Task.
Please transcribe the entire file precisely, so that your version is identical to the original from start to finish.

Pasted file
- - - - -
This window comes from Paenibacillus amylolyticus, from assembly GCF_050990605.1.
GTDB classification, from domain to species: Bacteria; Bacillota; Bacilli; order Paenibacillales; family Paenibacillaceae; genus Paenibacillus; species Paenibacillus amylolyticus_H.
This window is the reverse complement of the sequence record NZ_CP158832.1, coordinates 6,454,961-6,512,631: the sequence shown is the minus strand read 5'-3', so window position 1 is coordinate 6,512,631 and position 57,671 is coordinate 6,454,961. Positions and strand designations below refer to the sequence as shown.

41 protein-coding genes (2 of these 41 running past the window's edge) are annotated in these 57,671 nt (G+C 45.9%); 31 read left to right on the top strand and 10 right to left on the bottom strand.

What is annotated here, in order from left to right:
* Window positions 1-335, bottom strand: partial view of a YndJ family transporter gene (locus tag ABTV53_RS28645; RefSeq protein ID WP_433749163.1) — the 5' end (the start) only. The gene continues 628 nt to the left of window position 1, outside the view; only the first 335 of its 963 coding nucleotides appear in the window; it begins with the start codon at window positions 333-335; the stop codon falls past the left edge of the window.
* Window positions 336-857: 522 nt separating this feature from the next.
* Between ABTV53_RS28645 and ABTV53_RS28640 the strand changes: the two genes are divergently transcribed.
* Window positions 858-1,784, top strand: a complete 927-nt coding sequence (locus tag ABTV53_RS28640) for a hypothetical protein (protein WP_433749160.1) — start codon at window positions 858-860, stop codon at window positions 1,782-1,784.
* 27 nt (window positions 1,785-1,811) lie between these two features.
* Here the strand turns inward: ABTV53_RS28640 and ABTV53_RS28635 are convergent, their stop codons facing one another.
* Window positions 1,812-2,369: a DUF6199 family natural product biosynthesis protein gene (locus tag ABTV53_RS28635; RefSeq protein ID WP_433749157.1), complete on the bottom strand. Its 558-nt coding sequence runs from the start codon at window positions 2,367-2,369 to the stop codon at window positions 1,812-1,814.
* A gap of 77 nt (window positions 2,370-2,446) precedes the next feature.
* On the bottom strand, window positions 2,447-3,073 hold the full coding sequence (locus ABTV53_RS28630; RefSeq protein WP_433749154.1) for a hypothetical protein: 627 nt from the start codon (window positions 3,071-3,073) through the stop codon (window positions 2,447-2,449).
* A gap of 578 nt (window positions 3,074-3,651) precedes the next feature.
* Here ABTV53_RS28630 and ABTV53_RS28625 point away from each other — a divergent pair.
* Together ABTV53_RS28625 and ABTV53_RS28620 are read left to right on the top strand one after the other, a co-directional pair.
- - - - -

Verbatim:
This window comes from Paenibacillus amylolyticus, from assembly GCF_050990605.1.
GTDB classification, from domain to species: Bacteria; Bacillota; Bacilli; order Paenibacillales; family Paenibacillaceae; genus Paenibacillus; species Paenibacillus amylolyticus_H.
This window is the reverse complement of the sequence record NZ_CP158832.1, coordinates 6,454,961-6,512,631: the sequence shown is the minus strand read 5'-3', so window position 1 is coordinate 6,512,631 and position 57,671 is coordinate 6,454,961. Positions and strand designations below refer to the sequence as shown.

41 protein-coding genes (2 of these 41 running past the window's edge) are annotated in these 57,671 nt (G+C 45.9%); 31 read left to right on the top strand and 10 right to left on the bottom strand.

What is annotated here, in order from left to right:
* Window positions 1-335, bottom strand: partial view of a YndJ family transporter gene (locus tag ABTV53_RS28645; RefSeq protein ID WP_433749163.1) — the 5' end (the start) only. The gene continues 628 nt to the left of window position 1, outside the view; only the first 335 of its 963 coding nucleotides appear in the window; it begins with the start codon at window positions 333-335; the stop codon falls past the left edge of the window.
* Window positions 336-857: 522 nt separating this feature from the next.
* Between ABTV53_RS28645 and ABTV53_RS28640 the strand changes: the two genes are divergently transcribed.
* Window positions 858-1,784, top strand: a complete 927-nt coding sequence (locus tag ABTV53_RS28640) for a hypothetical protein (protein WP_433749160.1) — start codon at window positions 858-860, stop codon at window positions 1,782-1,784.
* 27 nt (window positions 1,785-1,811) lie between these two features.
* Here the strand turns inward: ABTV53_RS28640 and ABTV53_RS28635 are convergent, their stop codons facing one another.
* Window positions 1,812-2,369: a DUF6199 family natural product biosynthesis protein gene (locus tag ABTV53_RS28635; RefSeq protein ID WP_433749157.1), complete on the bottom strand. Its 558-nt coding sequence runs from the start codon at window positions 2,367-2,369 to the stop codon at window positions 1,812-1,814.
* A gap of 77 nt (window positions 2,370-2,446) precedes the next feature.
* On the bottom strand, window positions 2,447-3,073 hold the full coding sequence (locus ABTV53_RS28630; RefSeq protein WP_433749154.1) for a hypothetical protein: 627 nt from the start codon (window positions 3,071-3,073) through the stop codon (window positions 2,447-2,449).
* A gap of 578 nt (window positions 3,074-3,651) precedes the next feature.
* Here ABTV53_RS28630 and ABTV53_RS28625 point away from each other — a divergent pair.
* Together ABTV53_RS28625 and ABTV53_RS28620 are read left to right on the top strand one after the other, a co-directional pair.